Certificate: Data: Version: 3 (0x2) Serial Number: 0f:d2:5a:6c:99:74:37:2e:4b:3a:86:a3:d3:61:95:6a:03:85:04:71 Signature Algorithm: sha512WithRSAEncryption Issuer: C = US, ST = California, L = Los Angeles, CN = www.fqdn.com Validity Not Before: Mar 21 11:03:48 2022 GMT Not After : Mar 21 11:03:48 2023 GMT Subject: C = US, ST = California, L = Los Angeles, CN = www.fqdn.com Subject Public Key Info: Public Key Algorithm: rsaEncryption RSA Public-Key: (4096 bit) Modulus: 00:b9:6a:fa:50:18:bb:3d:26:80:ef:a4:08:1d:8c: 11:14:c5:5e:81:73:d3:4d:32:b2:86:9a:c2:04:53: 44:74:b8:34:ca:99:42:71:01:30:ae:f3:ef:59:83: fb:bc:8d:e6:ca:b4:7b:6c:82:fe:f5:19:0a:76:26: d6:de:9e:33:62:52:74:a9:63:f9:09:f8:41:4f:9c: 68:0b:23:4c:62:61:ad:59:8e:f5:bc:e8:42:b3:1a: 3d:4e:19:6b:4d:20:b3:42:a5:ae:a1:6f:14:7e:c8: d5:e9:1d:ac:6a:26:5d:ef:40:58:55:b7:21:a6:0d: fb:94:76:a9:95:67:59:c4:2e:5a:42:0f:25:fa:b3: c9:67:38:f2:2f:3b:84:62:d0:6c:1f:b1:ea:58:8b: 12:35:13:45:47:01:d9:66:04:b0:ed:39:cd:e7:ed: 17:a1:ea:bd:27:89:e7:b9:26:96:82:d1:d3:d8:75: 82:f6:f6:07:31:6b:d7:7a:59:87:24:61:0a:3b:29: 97:49:43:ef:26:a1:9e:98:f2:ff:ea:49:01:a0:bf: 9b:45:69:b1:b6:c2:2e:de:e5:e0:43:09:a3:82:46: cf:64:84:d2:eb:dd:7d:08:92:f3:89:e3:51:97:25: 23:be:62:c6:f8:ff:b4:b5:ae:78:a9:ff:81:a8:76: 7b:79:c3:05:55:f0:ce:11:b4:38:00:ef:1f:bd:58: bd:cf:2e:74:ce:30:38:94:d4:64:ab:fc:a9:98:24: 18:dc:e1:10:f8:67:b5:ef:b8:ec:81:60:5d:7a:f3: 1e:01:fe:87:2b:55:71:01:0c:7f:fc:4b:9a:3a:33: 3e:c8:28:33:e6:ad:18:ef:1d:98:33:1e:89:fb:4c: 0b:e8:d2:5a:9d:53:70:2a:12:29:ed:45:79:89:55: 30:4a:f6:5f:41:98:8d:d6:37:d5:a0:02:8a:75:3e: 07:c4:67:45:56:85:c9:8e:5f:25:fb:77:0c:48:94: 29:07:95:f0:07:39:fc:cd:09:02:9b:07:3d:11:8b: 62:4e:e8:5e:fc:c6:a0:41:aa:20:a1:c9:44:63:eb: fd:db:4b:7c:62:1b:b1:46:93:08:37:30:d9:11:84: 0e:ad:97:0b:20:29:41:ba:89:b6:36:84:7d:b6:59: 47:06:86:5a:d6:04:48:b6:87:c8:9c:c7:c3:02:02: 6e:51:ea:11:46:db:d5:b1:9e:e9:75:46:26:5f:9f: 15:92:bc:9c:4b:e2:4d:1b:bc:d5:1b:2e:b0:56:71: fb:4a:20:91:11:8b:31:ae:55:83:e7:e5:96:61:9f: 4d:46:08:02:d3:20:b6:b2:f2:ad:72:78:73:27:a8: 36:92:6f Exponent: 65537 (0x10001) X509v3 extensions: X509v3 Subject Key Identifier: 62:B1:F4:A8:E1:76:4E:DA:23:67:2D:4B:48:BC:DE:63:4D:7A:15:CB X509v3 Authority Key Identifier: keyid:62:B1:F4:A8:E1:76:4E:DA:23:67:2D:4B:48:BC:DE:63:4D:7A:15:CB X509v3 Basic Constraints: critical CA:TRUE Signature Algorithm: sha512WithRSAEncryption 1d:67:0f:7e:5e:0f:13:7b:ce:80:cd:18:d7:01:ce:65:b7:b0: c7:6f:21:1c:41:1c:8b:d8:d1:53:1d:2b:4c:57:2a:60:30:62: d9:d1:1f:6d:ff:8e:56:d0:8b:0b:b1:83:ee:a9:b4:d6:84:cd: ca:c6:9c:f8:84:7c:47:7b:c6:08:6d:b2:20:9b:88:02:4b:5c: 30:32:17:2d:37:a6:a3:de:24:14:fb:8c:d1:82:1d:bc:4e:2e: 52:a4:87:8d:98:fc:4b:b1:e2:ac:2a:ed:f9:e9:21:36:bc:a0: 90:f5:a3:f7:f5:5a:e7:5e:aa:a7:58:b6:97:b5:b0:73:f5:03: 14:91:b1:fe:41:49:05:17:e4:fb:0d:be:07:38:86:9d:b4:5a: 02:c7:91:e9:c0:c1:53:59:e5:3f:60:2c:cb:fe:15:94:30:67: f2:a9:1a:d9:a1:71:49:43:a9:45:cb:97:14:7f:e7:6a:9d:19: 41:95:db:01:d9:ba:fc:5f:51:43:5b:cd:14:ff:4b:b0:63:7c: 6b:76:54:86:b9:c6:a2:92:16:7c:22:09:eb:b6:4c:4a:85:40: e8:9f:fb:0a:40:ff:2d:c6:75:06:f9:67:ba:2e:63:4e:25:0e: bb:0d:e0:d4:05:9c:ce:c5:b4:36:19:58:db:87:f6:af:1c:4d: 45:2b:de:ec:f2:9a:4a:e2:0e:63:5f:bb:fa:15:20:35:10:93: ce:23:35:33:16:f8:61:c0:6e:48:12:55:29:d2:5a:41:d1:9a: 47:ef:d9:fd:54:91:15:a0:4b:83:b2:f6:78:1d:98:e5:71:03: 2a:4b:eb:db:49:78:61:85:16:71:ea:a6:ed:8e:64:98:00:e0: 73:9a:66:4b:4c:30:b7:d3:a7:0c:bb:af:09:cc:5c:c1:7a:ef: 9c:42:19:1b:95:e4:25:37:ba:cf:db:74:1f:cd:a3:a9:84:11: 39:27:62:59:60:7e:b4:82:e6:a0:33:bd:e9:32:6a:86:61:86: cf:dc:1e:f0:93:b7:42:7d:92:5d:39:df:c2:60:1b:5a:b4:0d: 5e:20:92:7a:d4:09:4f:2e:87:81:34:bb:aa:75:97:b1:f8:23: bd:ff:63:12:fa:d2:3b:8b:8c:74:7c:1b:16:2b:0a:5b:94:69: 22:58:45:d2:0f:75:16:26:60:d9:81:7b:e9:83:79:26:b0:c0: 32:ca:46:80:07:eb:df:8e:00:c8:fa:17:a5:e1:e2:24:cc:2c: a6:13:a2:0d:35:d6:5a:1a:d1:5e:a2:d7:83:69:32:73:af:77: ed:6a:13:7b:60:d2:2c:78:f2:0d:4b:04:ec:c6:57:38:50:ee: a4:ab:c0:b0:24:4b:01:70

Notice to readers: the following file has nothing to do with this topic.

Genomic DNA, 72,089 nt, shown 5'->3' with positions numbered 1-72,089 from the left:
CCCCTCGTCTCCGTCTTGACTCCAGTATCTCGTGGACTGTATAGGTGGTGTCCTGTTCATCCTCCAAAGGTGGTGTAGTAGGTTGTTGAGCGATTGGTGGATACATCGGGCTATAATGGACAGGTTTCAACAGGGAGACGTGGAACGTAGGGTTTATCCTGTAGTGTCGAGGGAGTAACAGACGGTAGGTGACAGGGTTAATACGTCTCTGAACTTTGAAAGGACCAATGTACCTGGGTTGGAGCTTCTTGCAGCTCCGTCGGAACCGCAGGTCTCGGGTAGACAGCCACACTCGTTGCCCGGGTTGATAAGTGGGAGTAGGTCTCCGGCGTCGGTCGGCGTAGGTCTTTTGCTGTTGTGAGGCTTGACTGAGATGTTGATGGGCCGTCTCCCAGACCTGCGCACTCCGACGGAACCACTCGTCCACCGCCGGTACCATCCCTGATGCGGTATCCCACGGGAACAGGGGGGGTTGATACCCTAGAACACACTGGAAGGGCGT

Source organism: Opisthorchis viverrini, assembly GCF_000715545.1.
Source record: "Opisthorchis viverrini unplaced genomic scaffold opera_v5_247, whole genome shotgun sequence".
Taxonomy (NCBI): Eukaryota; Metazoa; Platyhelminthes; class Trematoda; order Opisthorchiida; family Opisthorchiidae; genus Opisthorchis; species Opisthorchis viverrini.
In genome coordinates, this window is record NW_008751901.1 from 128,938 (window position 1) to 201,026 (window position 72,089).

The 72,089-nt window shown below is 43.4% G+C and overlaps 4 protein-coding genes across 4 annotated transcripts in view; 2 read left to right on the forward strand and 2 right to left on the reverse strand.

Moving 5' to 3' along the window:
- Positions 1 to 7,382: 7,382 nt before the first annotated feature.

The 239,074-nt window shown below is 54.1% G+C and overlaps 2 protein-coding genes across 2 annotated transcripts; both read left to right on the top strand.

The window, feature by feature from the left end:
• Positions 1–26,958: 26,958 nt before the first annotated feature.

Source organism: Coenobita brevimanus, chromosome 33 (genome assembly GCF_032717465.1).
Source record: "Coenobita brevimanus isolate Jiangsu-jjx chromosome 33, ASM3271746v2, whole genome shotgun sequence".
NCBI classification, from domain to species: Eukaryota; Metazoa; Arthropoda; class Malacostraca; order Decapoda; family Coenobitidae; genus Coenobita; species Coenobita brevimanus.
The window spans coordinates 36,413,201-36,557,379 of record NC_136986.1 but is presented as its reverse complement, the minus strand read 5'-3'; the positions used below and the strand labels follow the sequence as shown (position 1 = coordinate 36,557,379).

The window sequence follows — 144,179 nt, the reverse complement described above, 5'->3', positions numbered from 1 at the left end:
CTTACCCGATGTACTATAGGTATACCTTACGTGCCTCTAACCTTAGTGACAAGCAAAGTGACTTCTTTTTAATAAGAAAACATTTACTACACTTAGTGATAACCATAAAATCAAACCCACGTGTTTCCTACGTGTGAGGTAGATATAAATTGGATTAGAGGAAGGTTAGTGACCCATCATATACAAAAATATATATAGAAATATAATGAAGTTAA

Extracting the public key from a certificate
As we saw, SSL/TLS is based on asymmetric encryption, and the use of a private and a public key. The private key must remain secure on the server, while the public key is sent to the client together with the certificate. How can we extract the public key included in it? Well, it is a very simple operation. To accomplish this task we must use again the
-x509 command. To extract the public key from the certificate we generated in this tutorial, we would run:
$ openssl x509 -pubkey -noout -in certificate.pem
We invoked x509, this time using the
-pubkeyoption, which makes so that the certificate public key is printed in PEM format:
-----BEGIN PUBLIC KEY----- MIICIjANBgkqhkiG9w0BAQEFAAOCAg8AMIICCgKCAgEAuWr6UBi7PSaA76QIHYwR FMVegXPTTTKyhprCBFNEdLg0yplCcQEwrvPvWYP7vI3myrR7bIL+9RkKdibW3p4z YlJ0qWP5CfhBT5xoCyNMYmGtWY71vOhCsxo9ThlrTSCzQqWuoW8UfsjV6R2saiZd 70BYVbchpg37lHaplWdZxC5aQg8l+rPJZzjyLzuEYtBsH7HqWIsSNRNFRwHZZgSw 7TnN5+0Xoeq9J4nnuSaWgtHT2HWC9vYHMWvXelmHJGEKOymXSUPvJqGemPL/6kkB oL+bRWmxtsIu3uXgQwmjgkbPZITS6919CJLzieNRlyUjvmLG+P+0ta54qf+BqHZ7 ecMFVfDOEbQ4AO8fvVi9zy50zjA4lNRkq/ypmCQY3OEQ+Ge177jsgWBdevMeAf6H K1VxAQx//EuaOjM+yCgz5q0Y7x2YMx6J+0wL6NJanVNwKhIp7UV5iVUwSvZfQZiN 1jfVoAKKdT4HxGdFVoXJjl8l+3cMSJQpB5XwBzn8zQkCmwc9EYtiTuhe/MagQaog oclEY+v920t8YhuxRpMINzDZEYQOrZcLIClBuom2NoR9tllHBoZa1gRItofInMfD AgJuUeoRRtvVsZ7pdUYmX58VkrycS+JNG7zVGy6wVnH7SiCREYsxrlWD5+WWYZ9N RggC0yC2svKtcnhzJ6g2km8CAwEAAQ== -----END PUBLIC KEY-----
In this tutorial we learned how to generate a self-signed SSL certificate using the OpenSSL toolkit and the “req” command. We saw how to provide the certificate information and how to set its validity in days. Finally, we saw how to read the content of the certificate and how to extract the public key in pem format from it.